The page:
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How Do We Care For Future People?
 Buddhist and Jain Ideas for Reproductive Ethics (Part 1)

by Avinash Singh

Jun 4, 13 • General2 CommentsRead More »

Buddhists and Jains believe there is moral and evolutionary continuity between animals, humans and “gods,” and that all creatures can evolve from animal to posthuman. This places them closer to the progressive optimist and posthumanist aspects of European Enlightenment thought, than followers of the Abrahamic faiths. The Buddhist emphasis on anatta or no-self is also close to neuroscientific reductionism. From a Keynote Address delivered at the International Jain Conference at Claremont Lincoln University, August 24-25, 2012.

Many questions in contemporary bioethics turn on views about the nature of personhood and which creatures possess it. Christians and many other faiths believe that humans, and only humans, possess a supernatural soul that confers moral significance, that they possess it from conception to death, and that it is not capable of evolution or improvement. Modern secular bioethics, on the other hand, focuses on the emergence and dissolution of a psychological self dependent on the brain. For secular bioethics humans share elements of this psychological self with other animals, the self changes throughout the life course, and it is open to improvement through the use of science and technology. Jainism and Buddhism stand between these views on the self and humanity in ways that can contribute to contemporary bioethical thought.

On the one hand, both Buddhism and Jainism believe there is moral and evolutionary continuity between animals, humans and “gods,” and that all creatures can evolve from animal to posthuman. This places Buddhists and Jains closer to the progressive optimist and posthumanist aspects of European Enlightenment thought. On the other hand, while the Jain concept of the eternal and supernatural soul is closer to the Abrahamic faiths, the Buddhist emphasis on anatta or no-self is closer to neuroscientific reductionism. These theories of personhood, static or evolutionary, human-only or trans-species, supernatural or materially contingent, have many moral implications.  I explore the implications of these views for two bioethical issues: abortion and the genetic enhancement of humans and animals. I close with some reflections on the implications of the mahapurusha and cyclical cosmological myths that Buddhists and Jains share for our attitudes about a posthuman future.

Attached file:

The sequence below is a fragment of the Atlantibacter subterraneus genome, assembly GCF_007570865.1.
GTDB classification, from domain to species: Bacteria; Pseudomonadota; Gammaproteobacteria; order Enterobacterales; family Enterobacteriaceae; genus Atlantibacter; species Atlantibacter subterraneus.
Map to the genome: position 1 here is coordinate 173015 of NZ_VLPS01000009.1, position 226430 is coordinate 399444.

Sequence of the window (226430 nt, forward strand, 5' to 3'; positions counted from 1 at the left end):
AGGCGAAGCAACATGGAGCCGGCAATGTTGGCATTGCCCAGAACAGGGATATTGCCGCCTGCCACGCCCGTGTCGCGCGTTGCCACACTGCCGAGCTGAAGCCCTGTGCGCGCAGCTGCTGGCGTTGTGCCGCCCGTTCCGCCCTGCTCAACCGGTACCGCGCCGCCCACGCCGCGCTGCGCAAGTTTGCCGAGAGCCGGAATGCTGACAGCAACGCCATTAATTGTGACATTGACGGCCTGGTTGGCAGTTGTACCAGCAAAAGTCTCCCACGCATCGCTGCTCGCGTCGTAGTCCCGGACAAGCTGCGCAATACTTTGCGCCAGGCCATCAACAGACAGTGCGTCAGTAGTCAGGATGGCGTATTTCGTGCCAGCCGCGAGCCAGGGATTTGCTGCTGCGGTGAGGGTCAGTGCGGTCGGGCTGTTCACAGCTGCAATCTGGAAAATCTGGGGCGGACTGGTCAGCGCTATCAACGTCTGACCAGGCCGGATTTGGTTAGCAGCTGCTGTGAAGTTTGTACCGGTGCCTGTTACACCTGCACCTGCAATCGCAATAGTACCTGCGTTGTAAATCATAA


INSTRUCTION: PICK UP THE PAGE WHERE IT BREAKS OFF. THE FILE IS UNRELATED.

Theories of Personhood

Many questions in contemporary bioethics turn on views about the nature of personhood and which creatures possess it. Personhood is debated around:

*  Abortion, embryonic stem cell research, reproductive technology, prenatal screening

*  Brain death, anencephaly
*  Animal rights
*  Neurodiversity, cognitive enhancement